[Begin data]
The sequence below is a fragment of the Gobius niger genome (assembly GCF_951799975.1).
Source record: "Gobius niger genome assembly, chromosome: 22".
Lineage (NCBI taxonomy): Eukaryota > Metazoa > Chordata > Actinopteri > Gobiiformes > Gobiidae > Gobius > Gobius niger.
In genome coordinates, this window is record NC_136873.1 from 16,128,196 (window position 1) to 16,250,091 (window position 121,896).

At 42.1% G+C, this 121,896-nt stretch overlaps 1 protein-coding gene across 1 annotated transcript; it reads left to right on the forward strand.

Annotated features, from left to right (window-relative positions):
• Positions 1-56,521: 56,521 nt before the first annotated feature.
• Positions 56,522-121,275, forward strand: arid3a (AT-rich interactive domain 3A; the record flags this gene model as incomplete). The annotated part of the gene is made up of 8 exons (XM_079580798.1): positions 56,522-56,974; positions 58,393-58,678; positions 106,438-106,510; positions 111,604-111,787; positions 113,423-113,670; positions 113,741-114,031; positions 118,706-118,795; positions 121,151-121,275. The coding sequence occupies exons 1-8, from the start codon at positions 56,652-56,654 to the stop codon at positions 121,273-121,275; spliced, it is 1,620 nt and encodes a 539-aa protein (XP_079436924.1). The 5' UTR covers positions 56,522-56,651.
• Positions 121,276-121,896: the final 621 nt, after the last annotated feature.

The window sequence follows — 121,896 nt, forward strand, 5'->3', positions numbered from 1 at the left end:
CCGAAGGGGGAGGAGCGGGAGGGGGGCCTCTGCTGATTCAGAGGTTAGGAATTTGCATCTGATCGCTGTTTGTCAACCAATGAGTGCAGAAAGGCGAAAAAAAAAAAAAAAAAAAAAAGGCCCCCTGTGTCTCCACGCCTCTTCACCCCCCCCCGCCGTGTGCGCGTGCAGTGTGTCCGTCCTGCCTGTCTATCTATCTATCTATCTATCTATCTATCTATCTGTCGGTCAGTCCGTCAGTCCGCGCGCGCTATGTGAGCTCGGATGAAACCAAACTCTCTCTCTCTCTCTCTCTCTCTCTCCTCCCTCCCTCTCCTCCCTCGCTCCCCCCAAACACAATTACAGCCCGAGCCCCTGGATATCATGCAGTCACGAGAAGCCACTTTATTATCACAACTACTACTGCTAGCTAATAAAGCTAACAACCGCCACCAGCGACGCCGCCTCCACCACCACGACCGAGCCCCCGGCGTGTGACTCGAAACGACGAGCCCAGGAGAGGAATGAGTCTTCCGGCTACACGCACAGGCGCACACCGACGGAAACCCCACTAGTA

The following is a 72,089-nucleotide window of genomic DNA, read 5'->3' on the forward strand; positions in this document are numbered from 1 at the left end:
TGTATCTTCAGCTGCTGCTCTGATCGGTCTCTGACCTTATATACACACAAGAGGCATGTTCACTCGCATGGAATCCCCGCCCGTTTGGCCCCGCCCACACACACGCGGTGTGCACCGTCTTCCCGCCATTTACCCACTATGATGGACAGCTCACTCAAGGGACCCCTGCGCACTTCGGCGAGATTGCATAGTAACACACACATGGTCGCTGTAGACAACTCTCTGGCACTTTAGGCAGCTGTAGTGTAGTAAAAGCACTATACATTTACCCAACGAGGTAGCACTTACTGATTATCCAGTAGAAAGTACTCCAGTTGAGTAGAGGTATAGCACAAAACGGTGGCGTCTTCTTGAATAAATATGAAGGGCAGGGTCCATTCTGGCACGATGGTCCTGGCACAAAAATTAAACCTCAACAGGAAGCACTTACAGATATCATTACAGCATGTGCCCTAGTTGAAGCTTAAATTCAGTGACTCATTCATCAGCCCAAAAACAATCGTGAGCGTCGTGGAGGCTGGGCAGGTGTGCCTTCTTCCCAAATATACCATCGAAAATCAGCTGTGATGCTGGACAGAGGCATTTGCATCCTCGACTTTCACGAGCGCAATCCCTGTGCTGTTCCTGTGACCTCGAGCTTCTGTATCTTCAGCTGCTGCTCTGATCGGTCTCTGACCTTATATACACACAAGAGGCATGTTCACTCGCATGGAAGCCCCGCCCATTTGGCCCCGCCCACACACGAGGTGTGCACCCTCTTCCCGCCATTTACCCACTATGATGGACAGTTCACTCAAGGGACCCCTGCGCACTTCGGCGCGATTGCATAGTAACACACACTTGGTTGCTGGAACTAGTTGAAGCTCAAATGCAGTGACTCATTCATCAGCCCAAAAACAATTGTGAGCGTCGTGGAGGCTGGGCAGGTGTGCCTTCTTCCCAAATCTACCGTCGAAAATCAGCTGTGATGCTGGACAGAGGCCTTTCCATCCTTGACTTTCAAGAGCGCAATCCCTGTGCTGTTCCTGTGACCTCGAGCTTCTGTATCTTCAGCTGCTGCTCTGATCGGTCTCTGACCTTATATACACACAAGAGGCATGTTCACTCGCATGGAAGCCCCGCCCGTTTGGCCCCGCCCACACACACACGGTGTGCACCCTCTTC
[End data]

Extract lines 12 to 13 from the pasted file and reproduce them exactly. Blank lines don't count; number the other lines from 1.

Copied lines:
The following is a 72,089-nucleotide window of genomic DNA, read 5'->3' on the forward strand; positions in this document are numbered from 1 at the left end:
TGTATCTTCAGCTGCTGCTCTGATCGGTCTCTGACCTTATATACACACAAGAGGCATGTTCACTCGCATGGAATCCCCGCCCGTTTGGCCCCGCCCACACACACGCGGTGTGCACCGTCTTCCCGCCATTTACCCACTATGATGGACAGCTCACTCAAGGGACCCCTGCGCACTTCGGCGAGATTGCATAGTAACACACACATGGTCGCTGTAGACAACTCTCTGGCACTTTAGGCAGCTGTAGTGTAGTAAAAGCACTATACATTTACCCAACGAGGTAGCACTTACTGATTATCCAGTAGAAAGTACTCCAGTTGAGTAGAGGTATAGCACAAAACGGTGGCGTCTTCTTGAATAAATATGAAGGGCAGGGTCCATTCTGGCACGATGGTCCTGGCACAAAAATTAAACCTCAACAGGAAGCACTTACAGATATCATTACAGCATGTGCCCTAGTTGAAGCTTAAATTCAGTGACTCATTCATCAGCCCAAAAACAATCGTGAGCGTCGTGGAGGCTGGGCAGGTGTGCCTTCTTCCCAAATATACCATCGAAAATCAGCTGTGATGCTGGACAGAGGCATTTGCATCCTCGACTTTCACGAGCGCAATCCCTGTGCTGTTCCTGTGACCTCGAGCTTCTGTATCTTCAGCTGCTGCTCTGATCGGTCTCTGACCTTATATACACACAAGAGGCATGTTCACTCGCATGGAAGCCCCGCCCATTTGGCCCCGCCCACACACGAGGTGTGCACCCTCTTCCCGCCATTTACCCACTATGATGGACAGTTCACTCAAGGGACCCCTGCGCACTTCGGCGCGATTGCATAGTAACACACACTTGGTTGCTGGAACTAGTTGAAGCTCAAATGCAGTGACTCATTCATCAGCCCAAAAACAATTGTGAGCGTCGTGGAGGCTGGGCAGGTGTGCCTTCTTCCCAAATCTACCGTCGAAAATCAGCTGTGATGCTGGACAGAGGCCTTTCCATCCTTGACTTTCAAGAGCGCAATCCCTGTGCTGTTCCTGTGACCTCGAGCTTCTGTATCTTCAGCTGCTGCTCTGATCGGTCTCTGACCTTATATACACACAAGAGGCATGTTCACTCGCATGGAAGCCCCGCCCGTTTGGCCCCGCCCACACACACACGGTGTGCACCCTCTTC